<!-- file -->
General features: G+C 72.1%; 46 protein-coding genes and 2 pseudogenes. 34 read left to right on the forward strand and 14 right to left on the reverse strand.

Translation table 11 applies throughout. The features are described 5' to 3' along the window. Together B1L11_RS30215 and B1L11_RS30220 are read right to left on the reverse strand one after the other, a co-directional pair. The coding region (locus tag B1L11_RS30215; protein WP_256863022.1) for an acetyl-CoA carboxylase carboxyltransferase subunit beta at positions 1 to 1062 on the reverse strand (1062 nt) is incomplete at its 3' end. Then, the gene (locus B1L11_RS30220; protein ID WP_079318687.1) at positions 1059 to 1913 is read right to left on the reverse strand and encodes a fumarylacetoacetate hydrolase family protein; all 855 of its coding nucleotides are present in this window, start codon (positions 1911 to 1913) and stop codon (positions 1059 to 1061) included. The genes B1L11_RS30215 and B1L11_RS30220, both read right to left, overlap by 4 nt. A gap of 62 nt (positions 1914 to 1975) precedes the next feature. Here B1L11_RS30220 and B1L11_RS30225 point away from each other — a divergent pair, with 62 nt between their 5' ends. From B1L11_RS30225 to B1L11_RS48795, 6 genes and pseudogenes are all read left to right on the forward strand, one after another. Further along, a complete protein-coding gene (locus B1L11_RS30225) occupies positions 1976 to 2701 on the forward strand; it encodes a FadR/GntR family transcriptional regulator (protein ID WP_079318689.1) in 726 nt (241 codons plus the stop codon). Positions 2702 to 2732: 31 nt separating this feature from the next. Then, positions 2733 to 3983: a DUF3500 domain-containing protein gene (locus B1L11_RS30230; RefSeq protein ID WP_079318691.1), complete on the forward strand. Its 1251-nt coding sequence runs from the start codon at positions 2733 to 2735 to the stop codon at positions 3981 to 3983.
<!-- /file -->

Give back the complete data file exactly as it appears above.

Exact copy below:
General features: G+C 72.1%; 46 protein-coding genes and 2 pseudogenes. 34 read left to right on the forward strand and 14 right to left on the reverse strand.

Translation table 11 applies throughout. The features are described 5' to 3' along the window. Together B1L11_RS30215 and B1L11_RS30220 are read right to left on the reverse strand one after the other, a co-directional pair. The coding region (locus tag B1L11_RS30215; protein WP_256863022.1) for an acetyl-CoA carboxylase carboxyltransferase subunit beta at positions 1 to 1062 on the reverse strand (1062 nt) is incomplete at its 3' end. Then, the gene (locus B1L11_RS30220; protein ID WP_079318687.1) at positions 1059 to 1913 is read right to left on the reverse strand and encodes a fumarylacetoacetate hydrolase family protein; all 855 of its coding nucleotides are present in this window, start codon (positions 1911 to 1913) and stop codon (positions 1059 to 1061) included. The genes B1L11_RS30215 and B1L11_RS30220, both read right to left, overlap by 4 nt. A gap of 62 nt (positions 1914 to 1975) precedes the next feature. Here B1L11_RS30220 and B1L11_RS30225 point away from each other — a divergent pair, with 62 nt between their 5' ends. From B1L11_RS30225 to B1L11_RS48795, 6 genes and pseudogenes are all read left to right on the forward strand, one after another. Further along, a complete protein-coding gene (locus B1L11_RS30225) occupies positions 1976 to 2701 on the forward strand; it encodes a FadR/GntR family transcriptional regulator (protein ID WP_079318689.1) in 726 nt (241 codons plus the stop codon). Positions 2702 to 2732: 31 nt separating this feature from the next. Then, positions 2733 to 3983: a DUF3500 domain-containing protein gene (locus B1L11_RS30230; RefSeq protein ID WP_079318691.1), complete on the forward strand. Its 1251-nt coding sequence runs from the start codon at positions 2733 to 2735 to the stop codon at positions 3981 to 3983.